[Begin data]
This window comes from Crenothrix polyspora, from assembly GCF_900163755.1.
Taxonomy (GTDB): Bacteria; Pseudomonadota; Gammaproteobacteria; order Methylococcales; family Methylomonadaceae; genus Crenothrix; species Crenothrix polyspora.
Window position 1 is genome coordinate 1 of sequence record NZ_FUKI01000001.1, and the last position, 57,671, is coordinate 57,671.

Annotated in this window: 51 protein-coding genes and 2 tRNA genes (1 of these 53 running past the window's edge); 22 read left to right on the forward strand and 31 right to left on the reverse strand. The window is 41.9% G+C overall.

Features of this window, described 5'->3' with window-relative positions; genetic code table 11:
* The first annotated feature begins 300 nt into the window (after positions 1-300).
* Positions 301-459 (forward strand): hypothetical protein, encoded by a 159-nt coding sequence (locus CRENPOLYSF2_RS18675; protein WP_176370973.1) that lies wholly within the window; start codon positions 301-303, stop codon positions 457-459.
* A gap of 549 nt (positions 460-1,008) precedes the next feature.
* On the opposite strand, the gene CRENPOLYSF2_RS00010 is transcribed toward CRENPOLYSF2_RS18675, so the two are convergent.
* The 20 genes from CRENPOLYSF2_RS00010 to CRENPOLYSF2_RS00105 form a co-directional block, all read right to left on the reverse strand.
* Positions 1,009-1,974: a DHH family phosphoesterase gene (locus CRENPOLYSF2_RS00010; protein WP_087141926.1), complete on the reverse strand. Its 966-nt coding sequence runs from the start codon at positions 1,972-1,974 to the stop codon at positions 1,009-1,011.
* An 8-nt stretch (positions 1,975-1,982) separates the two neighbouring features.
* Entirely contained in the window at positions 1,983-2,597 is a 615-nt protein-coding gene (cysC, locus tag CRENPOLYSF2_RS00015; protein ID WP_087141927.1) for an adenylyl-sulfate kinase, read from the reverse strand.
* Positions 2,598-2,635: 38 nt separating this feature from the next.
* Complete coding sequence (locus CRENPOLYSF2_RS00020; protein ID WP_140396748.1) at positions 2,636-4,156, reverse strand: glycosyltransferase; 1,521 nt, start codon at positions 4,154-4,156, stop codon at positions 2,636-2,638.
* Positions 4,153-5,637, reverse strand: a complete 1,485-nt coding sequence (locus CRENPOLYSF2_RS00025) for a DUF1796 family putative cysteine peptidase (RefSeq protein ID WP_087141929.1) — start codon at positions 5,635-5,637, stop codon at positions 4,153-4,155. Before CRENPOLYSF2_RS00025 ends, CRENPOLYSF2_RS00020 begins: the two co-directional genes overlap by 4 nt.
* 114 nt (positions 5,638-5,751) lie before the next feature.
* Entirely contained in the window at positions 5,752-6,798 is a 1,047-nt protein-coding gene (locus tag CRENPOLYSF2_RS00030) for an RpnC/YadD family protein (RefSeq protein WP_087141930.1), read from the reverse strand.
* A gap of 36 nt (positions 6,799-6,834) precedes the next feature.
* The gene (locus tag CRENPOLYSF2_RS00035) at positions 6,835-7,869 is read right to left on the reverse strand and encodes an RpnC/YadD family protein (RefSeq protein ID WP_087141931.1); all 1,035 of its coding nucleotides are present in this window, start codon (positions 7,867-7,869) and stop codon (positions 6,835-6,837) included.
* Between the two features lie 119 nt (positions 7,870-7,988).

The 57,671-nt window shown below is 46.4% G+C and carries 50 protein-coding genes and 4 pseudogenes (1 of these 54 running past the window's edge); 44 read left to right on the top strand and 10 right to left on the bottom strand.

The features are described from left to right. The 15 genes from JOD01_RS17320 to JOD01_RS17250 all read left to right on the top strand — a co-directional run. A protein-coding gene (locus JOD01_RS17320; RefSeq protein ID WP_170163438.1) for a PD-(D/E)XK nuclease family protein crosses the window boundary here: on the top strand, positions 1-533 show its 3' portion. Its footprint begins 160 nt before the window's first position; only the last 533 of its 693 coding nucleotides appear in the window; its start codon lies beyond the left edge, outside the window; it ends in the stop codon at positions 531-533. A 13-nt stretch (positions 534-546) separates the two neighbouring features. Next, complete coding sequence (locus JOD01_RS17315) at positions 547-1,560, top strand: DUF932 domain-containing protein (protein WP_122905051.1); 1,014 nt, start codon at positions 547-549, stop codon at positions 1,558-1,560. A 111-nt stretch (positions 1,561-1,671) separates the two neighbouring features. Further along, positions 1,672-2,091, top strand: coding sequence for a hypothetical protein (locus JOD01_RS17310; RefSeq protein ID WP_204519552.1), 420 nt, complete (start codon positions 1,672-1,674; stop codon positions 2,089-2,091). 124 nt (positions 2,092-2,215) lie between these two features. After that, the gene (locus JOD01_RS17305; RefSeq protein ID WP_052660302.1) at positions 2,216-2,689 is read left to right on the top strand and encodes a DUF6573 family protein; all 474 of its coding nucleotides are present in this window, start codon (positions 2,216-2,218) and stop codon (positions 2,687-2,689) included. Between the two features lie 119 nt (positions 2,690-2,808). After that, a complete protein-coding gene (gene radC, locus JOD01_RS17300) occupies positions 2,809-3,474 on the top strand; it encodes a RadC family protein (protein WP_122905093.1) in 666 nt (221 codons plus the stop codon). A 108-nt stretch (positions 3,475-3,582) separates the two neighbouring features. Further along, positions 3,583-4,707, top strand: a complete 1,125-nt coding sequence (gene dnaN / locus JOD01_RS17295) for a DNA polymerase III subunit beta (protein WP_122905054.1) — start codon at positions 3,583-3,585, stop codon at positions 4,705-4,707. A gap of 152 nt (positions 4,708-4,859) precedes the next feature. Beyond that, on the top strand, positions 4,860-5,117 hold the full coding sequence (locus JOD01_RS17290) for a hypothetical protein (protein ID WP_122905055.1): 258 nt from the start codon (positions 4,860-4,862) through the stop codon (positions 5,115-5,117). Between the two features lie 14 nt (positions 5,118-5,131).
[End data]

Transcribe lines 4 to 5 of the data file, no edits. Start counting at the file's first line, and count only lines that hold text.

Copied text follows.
Annotated in this window: 51 protein-coding genes and 2 tRNA genes (1 of these 53 running past the window's edge); 22 read left to right on the forward strand and 31 right to left on the reverse strand. The window is 41.9% G+C overall.

Features of this window, described 5'->3' with window-relative positions; genetic code table 11: